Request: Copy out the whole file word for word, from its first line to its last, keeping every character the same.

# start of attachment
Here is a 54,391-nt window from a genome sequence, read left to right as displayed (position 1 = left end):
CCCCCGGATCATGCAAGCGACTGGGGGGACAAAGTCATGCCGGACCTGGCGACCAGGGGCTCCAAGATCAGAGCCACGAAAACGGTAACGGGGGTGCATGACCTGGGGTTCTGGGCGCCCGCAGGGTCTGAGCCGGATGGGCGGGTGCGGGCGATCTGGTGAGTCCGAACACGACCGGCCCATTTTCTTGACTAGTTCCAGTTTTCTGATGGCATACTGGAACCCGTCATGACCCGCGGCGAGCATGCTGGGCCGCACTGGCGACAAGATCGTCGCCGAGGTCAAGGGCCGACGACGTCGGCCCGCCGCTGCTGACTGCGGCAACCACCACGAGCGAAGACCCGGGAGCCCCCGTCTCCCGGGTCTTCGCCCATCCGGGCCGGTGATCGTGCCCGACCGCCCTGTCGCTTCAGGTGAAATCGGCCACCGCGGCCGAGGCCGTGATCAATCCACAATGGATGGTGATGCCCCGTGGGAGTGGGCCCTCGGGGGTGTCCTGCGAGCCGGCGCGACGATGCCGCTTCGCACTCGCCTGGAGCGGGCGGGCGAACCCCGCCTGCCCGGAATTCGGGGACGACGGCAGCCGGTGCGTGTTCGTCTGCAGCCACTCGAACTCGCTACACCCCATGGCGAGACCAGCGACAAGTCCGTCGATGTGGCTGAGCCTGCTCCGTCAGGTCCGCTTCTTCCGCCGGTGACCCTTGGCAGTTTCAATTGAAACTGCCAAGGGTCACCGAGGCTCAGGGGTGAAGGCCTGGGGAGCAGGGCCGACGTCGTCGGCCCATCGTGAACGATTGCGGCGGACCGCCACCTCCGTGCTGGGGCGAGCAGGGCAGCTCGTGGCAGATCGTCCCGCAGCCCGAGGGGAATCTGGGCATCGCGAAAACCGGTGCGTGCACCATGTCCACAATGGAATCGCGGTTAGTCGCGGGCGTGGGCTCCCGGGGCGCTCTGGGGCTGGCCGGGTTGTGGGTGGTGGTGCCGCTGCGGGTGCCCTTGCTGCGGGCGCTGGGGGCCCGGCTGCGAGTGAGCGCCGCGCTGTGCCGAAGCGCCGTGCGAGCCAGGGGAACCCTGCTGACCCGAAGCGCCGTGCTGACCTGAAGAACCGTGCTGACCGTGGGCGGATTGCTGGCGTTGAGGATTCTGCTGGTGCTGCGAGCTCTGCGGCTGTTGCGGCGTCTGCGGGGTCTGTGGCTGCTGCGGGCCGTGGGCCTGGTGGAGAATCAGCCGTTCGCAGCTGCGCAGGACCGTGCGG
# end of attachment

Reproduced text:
Here is a 54,391-nt window from a genome sequence, read left to right as displayed (position 1 = left end):
CCCCCGGATCATGCAAGCGACTGGGGGGACAAAGTCATGCCGGACCTGGCGACCAGGGGCTCCAAGATCAGAGCCACGAAAACGGTAACGGGGGTGCATGACCTGGGGTTCTGGGCGCCCGCAGGGTCTGAGCCGGATGGGCGGGTGCGGGCGATCTGGTGAGTCCGAACACGACCGGCCCATTTTCTTGACTAGTTCCAGTTTTCTGATGGCATACTGGAACCCGTCATGACCCGCGGCGAGCATGCTGGGCCGCACTGGCGACAAGATCGTCGCCGAGGTCAAGGGCCGACGACGTCGGCCCGCCGCTGCTGACTGCGGCAACCACCACGAGCGAAGACCCGGGAGCCCCCGTCTCCCGGGTCTTCGCCCATCCGGGCCGGTGATCGTGCCCGACCGCCCTGTCGCTTCAGGTGAAATCGGCCACCGCGGCCGAGGCCGTGATCAATCCACAATGGATGGTGATGCCCCGTGGGAGTGGGCCCTCGGGGGTGTCCTGCGAGCCGGCGCGACGATGCCGCTTCGCACTCGCCTGGAGCGGGCGGGCGAACCCCGCCTGCCCGGAATTCGGGGACGACGGCAGCCGGTGCGTGTTCGTCTGCAGCCACTCGAACTCGCTACACCCCATGGCGAGACCAGCGACAAGTCCGTCGATGTGGCTGAGCCTGCTCCGTCAGGTCCGCTTCTTCCGCCGGTGACCCTTGGCAGTTTCAATTGAAACTGCCAAGGGTCACCGAGGCTCAGGGGTGAAGGCCTGGGGAGCAGGGCCGACGTCGTCGGCCCATCGTGAACGATTGCGGCGGACCGCCACCTCCGTGCTGGGGCGAGCAGGGCAGCTCGTGGCAGATCGTCCCGCAGCCCGAGGGGAATCTGGGCATCGCGAAAACCGGTGCGTGCACCATGTCCACAATGGAATCGCGGTTAGTCGCGGGCGTGGGCTCCCGGGGCGCTCTGGGGCTGGCCGGGTTGTGGGTGGTGGTGCCGCTGCGGGTGCCCTTGCTGCGGGCGCTGGGGGCCCGGCTGCGAGTGAGCGCCGCGCTGTGCCGAAGCGCCGTGCGAGCCAGGGGAACCCTGCTGACCCGAAGCGCCGTGCTGACCTGAAGAACCGTGCTGACCGTGGGCGGATTGCTGGCGTTGAGGATTCTGCTGGTGCTGCGAGCTCTGCGGCTGTTGCGGCGTCTGCGGGGTCTGTGGCTGCTGCGGGCCGTGGGCCTGGTGGAGAATCAGCCGTTCGCAGCTGCGCAGGACCGTGCGG